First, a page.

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Monday, October 31, 2011

 

The Latest Teen Craze and Economic Freedom

The Hunger Games series has teen cult-like following similar to that of Twilight and Harry Potter. Naturally, I absolutely had to read it. After such a popular following in the books, the first of three movies comes out in March. Unfortunately, unlike both Harry Potter and Twilight, Robert Pattinson will not be starring. I finished the last of the three books a few weeks ago and I noticed a relationship between the world of the Hunger Games and many ideas of economic freedom.

It takes place in the future in a country called Panem, which is post-apocalyptic North America. Twelve districts are lead by the Capital, a socialistic government that maintains control over its people by a violent police force called the Peacekeepers, control of all resources, and the yearly Hunger Games. In this event, children from the ages of 12 to 18 are chosen from each district in a raffle to compete against each other. A theatrical, but deadly arena is built for the players each year and it is televised just like a reality show. The last person alive is the winner. The Hunger Games is a tool for the government to maintain control over Panem. Acts of violence on these children foster a major fear of the government and quell any possibility of rebellion.

Government control of all factors of production creates scarcity. Consequently, starvation and poverty affect all of the twelve districts. One way to get more food is to add your name into the Hunger Games raffle again, increasing your odds of being chosen for the games. There is another way to get food or even liquor. A black market called “The Hob” exists in an old barn. The main character, Katniss Everdeen hunts in the surrounding forest and then sells or exchanges her game so that she can buy bread or other meat.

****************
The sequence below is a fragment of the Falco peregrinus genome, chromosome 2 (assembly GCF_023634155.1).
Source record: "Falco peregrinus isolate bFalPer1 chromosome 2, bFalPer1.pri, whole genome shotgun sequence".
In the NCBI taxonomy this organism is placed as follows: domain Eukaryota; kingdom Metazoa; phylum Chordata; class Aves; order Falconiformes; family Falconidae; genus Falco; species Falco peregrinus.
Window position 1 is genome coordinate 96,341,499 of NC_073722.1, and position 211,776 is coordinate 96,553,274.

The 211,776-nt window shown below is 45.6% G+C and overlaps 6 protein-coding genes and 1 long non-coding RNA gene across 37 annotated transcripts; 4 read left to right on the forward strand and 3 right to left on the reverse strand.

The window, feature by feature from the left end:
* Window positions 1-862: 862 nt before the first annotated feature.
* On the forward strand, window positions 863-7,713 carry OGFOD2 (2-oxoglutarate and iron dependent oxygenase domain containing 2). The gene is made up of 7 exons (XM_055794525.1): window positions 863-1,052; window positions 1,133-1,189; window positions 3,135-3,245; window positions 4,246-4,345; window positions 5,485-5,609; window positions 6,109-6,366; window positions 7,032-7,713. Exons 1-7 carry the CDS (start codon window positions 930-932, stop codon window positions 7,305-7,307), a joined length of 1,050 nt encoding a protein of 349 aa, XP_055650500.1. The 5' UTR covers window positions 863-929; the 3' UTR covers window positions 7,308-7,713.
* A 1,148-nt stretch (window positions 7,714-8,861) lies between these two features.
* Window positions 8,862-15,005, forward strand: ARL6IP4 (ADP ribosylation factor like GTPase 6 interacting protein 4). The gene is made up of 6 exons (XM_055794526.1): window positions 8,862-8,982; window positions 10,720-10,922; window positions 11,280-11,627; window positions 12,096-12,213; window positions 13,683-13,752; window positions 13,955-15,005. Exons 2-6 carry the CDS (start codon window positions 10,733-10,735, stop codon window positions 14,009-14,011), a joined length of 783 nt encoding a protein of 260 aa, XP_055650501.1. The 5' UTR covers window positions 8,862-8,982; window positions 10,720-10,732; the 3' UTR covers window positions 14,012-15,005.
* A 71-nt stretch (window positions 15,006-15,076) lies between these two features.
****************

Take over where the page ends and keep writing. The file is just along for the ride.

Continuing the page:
Even under an all powerful government, a market still forms. People want more than what the government provides in a socialistic government. The Peacekeepers (the government police) shop in The Hob. They like to buy soup made with strange meat, usually dogs or mice, from a creative cook name Greasy Sae. Haymitch, a notorious alcoholic, buys unlimited bottles of homemade alcohol here. When it’s burned down by the Capitol, Haymitch suffers withdrawals and has no other place to buy liquor. Government officials even have a weakness for products on the black market. Katniss sells strawberries to the mayor every week.

While this example is entirely fictional, it seems possible. It is possible for a nuclear war or major pollution to destroy most of the world. Throughout human history socialist governments have been formed and still exist today. The use of government force can always be manipulated and used to hurt its people. However, I appreciate the author’s choice to include a black market. People like markets. They allow consumers to be fully dependent on alcohol and eat weird dog meat soup or whatever their heart desires. It’s possible for a wide array of strange demands to be satisfied in a market.

Comments:
Possible for not so strange demands to be met as well, eh?
 
Yes! Definitely possible. In the book there was a lot of scarcity so the black market chef (Greasey Sae) used whatever was available like dog or rabbit meat.
 
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